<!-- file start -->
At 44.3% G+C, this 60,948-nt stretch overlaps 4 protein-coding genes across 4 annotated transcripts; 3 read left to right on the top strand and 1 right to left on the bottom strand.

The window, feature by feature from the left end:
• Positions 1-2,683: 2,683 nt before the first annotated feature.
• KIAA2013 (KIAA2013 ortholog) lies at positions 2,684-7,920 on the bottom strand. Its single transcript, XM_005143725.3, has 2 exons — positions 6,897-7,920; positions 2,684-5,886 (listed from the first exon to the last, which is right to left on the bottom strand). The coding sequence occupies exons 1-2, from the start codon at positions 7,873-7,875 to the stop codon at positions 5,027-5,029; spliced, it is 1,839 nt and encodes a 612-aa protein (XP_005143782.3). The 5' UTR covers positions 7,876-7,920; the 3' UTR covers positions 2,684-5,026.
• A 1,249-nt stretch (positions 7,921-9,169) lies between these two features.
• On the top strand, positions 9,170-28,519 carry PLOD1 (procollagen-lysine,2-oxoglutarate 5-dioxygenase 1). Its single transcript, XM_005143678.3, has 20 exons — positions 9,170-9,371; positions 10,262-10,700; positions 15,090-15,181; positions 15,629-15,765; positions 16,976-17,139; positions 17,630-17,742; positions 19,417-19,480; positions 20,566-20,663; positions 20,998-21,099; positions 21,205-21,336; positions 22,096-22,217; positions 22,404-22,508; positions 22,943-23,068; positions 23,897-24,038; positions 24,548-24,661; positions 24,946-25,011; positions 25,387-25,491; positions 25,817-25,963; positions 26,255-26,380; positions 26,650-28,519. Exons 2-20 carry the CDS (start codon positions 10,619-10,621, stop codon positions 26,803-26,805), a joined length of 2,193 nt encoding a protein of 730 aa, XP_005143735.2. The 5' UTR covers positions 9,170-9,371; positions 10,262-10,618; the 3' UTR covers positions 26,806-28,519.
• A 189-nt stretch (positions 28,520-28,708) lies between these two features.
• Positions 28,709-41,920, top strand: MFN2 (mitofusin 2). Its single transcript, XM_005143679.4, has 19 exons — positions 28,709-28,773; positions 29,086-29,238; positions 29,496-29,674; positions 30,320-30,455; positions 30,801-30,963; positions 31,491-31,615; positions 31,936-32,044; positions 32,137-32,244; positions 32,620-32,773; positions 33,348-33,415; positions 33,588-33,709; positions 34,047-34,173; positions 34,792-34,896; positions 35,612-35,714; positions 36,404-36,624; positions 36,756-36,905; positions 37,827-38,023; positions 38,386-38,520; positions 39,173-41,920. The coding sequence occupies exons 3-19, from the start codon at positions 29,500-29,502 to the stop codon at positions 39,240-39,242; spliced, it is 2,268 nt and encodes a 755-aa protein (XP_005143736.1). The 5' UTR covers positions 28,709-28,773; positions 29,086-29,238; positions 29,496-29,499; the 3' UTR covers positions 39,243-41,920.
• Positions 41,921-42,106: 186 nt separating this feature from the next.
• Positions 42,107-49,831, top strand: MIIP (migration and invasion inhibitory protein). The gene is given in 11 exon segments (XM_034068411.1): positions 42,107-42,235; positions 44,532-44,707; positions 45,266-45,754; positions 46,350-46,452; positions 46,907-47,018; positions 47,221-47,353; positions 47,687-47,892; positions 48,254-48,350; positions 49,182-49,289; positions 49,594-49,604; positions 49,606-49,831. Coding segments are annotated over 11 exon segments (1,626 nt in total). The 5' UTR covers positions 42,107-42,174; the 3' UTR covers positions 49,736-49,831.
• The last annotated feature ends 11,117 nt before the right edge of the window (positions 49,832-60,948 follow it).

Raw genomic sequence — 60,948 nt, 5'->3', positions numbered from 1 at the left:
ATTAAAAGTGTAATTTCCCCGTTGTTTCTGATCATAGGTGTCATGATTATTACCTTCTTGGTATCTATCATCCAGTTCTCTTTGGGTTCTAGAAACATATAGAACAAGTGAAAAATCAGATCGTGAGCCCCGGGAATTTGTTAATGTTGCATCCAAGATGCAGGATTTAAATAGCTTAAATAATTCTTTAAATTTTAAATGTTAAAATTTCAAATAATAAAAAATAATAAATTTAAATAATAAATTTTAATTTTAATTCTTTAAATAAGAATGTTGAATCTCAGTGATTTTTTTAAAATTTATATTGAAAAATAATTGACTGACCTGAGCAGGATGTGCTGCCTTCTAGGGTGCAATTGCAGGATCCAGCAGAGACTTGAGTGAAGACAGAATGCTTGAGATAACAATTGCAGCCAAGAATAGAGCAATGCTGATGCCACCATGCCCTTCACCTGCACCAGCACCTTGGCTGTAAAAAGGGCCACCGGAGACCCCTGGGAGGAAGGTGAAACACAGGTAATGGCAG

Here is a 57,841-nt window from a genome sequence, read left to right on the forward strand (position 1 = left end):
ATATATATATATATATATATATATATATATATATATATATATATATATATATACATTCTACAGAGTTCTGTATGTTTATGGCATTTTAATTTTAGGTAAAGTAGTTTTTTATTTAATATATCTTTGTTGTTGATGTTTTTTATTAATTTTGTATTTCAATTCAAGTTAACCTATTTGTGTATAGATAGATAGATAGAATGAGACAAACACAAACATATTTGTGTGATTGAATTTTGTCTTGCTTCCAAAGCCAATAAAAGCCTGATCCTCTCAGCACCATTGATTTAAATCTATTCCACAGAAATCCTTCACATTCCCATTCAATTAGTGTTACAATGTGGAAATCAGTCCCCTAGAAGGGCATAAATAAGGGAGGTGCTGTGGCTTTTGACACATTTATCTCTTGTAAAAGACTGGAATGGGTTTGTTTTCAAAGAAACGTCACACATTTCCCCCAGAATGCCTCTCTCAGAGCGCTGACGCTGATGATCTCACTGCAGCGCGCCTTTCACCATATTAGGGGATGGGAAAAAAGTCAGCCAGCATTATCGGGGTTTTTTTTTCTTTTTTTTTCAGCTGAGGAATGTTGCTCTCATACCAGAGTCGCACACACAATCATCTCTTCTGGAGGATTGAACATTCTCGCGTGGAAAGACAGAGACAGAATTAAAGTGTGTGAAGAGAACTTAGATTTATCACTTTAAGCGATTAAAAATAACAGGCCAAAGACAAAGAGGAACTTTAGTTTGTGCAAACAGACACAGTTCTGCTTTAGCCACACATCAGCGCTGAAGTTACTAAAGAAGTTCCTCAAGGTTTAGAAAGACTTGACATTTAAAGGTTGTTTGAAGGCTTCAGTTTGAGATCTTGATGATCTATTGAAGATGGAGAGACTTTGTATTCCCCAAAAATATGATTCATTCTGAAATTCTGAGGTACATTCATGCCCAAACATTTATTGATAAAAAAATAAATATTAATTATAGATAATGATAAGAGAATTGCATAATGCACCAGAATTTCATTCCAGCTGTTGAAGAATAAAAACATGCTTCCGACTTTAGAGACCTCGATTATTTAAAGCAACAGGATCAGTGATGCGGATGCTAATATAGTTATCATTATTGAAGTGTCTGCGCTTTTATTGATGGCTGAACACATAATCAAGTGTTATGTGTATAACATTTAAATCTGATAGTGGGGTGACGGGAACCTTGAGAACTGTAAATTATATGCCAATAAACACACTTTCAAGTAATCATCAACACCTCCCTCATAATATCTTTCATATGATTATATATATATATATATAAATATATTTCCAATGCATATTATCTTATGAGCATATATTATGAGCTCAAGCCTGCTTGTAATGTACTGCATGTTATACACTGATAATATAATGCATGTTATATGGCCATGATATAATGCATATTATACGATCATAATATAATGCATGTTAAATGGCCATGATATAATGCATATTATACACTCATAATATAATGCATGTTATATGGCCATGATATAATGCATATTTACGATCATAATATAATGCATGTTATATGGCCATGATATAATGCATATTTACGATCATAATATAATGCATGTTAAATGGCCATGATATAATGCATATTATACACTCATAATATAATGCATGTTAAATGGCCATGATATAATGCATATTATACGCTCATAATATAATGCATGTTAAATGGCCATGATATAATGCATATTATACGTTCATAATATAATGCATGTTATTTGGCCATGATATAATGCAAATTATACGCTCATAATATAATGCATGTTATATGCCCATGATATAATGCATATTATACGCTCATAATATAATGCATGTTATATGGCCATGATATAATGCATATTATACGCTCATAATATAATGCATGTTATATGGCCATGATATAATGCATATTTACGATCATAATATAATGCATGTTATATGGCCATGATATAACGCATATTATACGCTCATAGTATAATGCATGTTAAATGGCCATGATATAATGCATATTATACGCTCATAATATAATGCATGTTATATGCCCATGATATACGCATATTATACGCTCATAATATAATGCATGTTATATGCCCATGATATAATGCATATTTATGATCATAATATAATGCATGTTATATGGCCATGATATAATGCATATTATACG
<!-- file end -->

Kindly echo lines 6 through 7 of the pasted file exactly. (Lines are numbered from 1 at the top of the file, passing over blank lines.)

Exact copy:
• On the top strand, positions 9,170-28,519 carry PLOD1 (procollagen-lysine,2-oxoglutarate 5-dioxygenase 1). Its single transcript, XM_005143678.3, has 20 exons — positions 9,170-9,371; positions 10,262-10,700; positions 15,090-15,181; positions 15,629-15,765; positions 16,976-17,139; positions 17,630-17,742; positions 19,417-19,480; positions 20,566-20,663; positions 20,998-21,099; positions 21,205-21,336; positions 22,096-22,217; positions 22,404-22,508; positions 22,943-23,068; positions 23,897-24,038; positions 24,548-24,661; positions 24,946-25,011; positions 25,387-25,491; positions 25,817-25,963; positions 26,255-26,380; positions 26,650-28,519. Exons 2-20 carry the CDS (start codon positions 10,619-10,621, stop codon positions 26,803-26,805), a joined length of 2,193 nt encoding a protein of 730 aa, XP_005143735.2. The 5' UTR covers positions 9,170-9,371; positions 10,262-10,618; the 3' UTR covers positions 26,806-28,519.
• A 189-nt stretch (positions 28,520-28,708) lies between these two features.